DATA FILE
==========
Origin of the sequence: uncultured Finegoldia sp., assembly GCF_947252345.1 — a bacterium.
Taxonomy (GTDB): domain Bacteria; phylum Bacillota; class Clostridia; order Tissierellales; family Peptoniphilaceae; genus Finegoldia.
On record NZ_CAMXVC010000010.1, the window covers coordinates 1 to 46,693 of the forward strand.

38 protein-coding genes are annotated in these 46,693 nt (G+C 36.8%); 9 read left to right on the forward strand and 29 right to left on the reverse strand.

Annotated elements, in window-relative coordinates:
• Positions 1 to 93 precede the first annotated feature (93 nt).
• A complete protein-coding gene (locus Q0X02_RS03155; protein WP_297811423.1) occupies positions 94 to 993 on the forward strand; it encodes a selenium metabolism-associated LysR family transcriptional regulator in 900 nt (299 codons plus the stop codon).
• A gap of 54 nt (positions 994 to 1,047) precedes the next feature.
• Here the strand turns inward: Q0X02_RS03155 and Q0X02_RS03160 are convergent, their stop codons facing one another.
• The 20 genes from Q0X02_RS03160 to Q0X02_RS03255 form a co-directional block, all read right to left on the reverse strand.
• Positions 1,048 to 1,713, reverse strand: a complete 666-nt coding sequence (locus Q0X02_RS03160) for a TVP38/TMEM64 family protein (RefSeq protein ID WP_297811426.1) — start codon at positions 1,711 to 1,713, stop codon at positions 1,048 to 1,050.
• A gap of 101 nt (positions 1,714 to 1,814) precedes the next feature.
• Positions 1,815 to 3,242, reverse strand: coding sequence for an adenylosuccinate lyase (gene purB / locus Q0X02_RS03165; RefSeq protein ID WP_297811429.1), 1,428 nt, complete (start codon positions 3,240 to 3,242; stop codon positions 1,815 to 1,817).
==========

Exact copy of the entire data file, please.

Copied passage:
Origin of the sequence: uncultured Finegoldia sp., assembly GCF_947252345.1 — a bacterium.
Taxonomy (GTDB): domain Bacteria; phylum Bacillota; class Clostridia; order Tissierellales; family Peptoniphilaceae; genus Finegoldia.
On record NZ_CAMXVC010000010.1, the window covers coordinates 1 to 46,693 of the forward strand.

38 protein-coding genes are annotated in these 46,693 nt (G+C 36.8%); 9 read left to right on the forward strand and 29 right to left on the reverse strand.

Annotated elements, in window-relative coordinates:
• Positions 1 to 93 precede the first annotated feature (93 nt).
• A complete protein-coding gene (locus Q0X02_RS03155; protein WP_297811423.1) occupies positions 94 to 993 on the forward strand; it encodes a selenium metabolism-associated LysR family transcriptional regulator in 900 nt (299 codons plus the stop codon).
• A gap of 54 nt (positions 994 to 1,047) precedes the next feature.
• Here the strand turns inward: Q0X02_RS03155 and Q0X02_RS03160 are convergent, their stop codons facing one another.
• The 20 genes from Q0X02_RS03160 to Q0X02_RS03255 form a co-directional block, all read right to left on the reverse strand.
• Positions 1,048 to 1,713, reverse strand: a complete 666-nt coding sequence (locus Q0X02_RS03160) for a TVP38/TMEM64 family protein (RefSeq protein ID WP_297811426.1) — start codon at positions 1,711 to 1,713, stop codon at positions 1,048 to 1,050.
• A gap of 101 nt (positions 1,714 to 1,814) precedes the next feature.
• Positions 1,815 to 3,242, reverse strand: coding sequence for an adenylosuccinate lyase (gene purB / locus Q0X02_RS03165; RefSeq protein ID WP_297811429.1), 1,428 nt, complete (start codon positions 3,240 to 3,242; stop codon positions 1,815 to 1,817).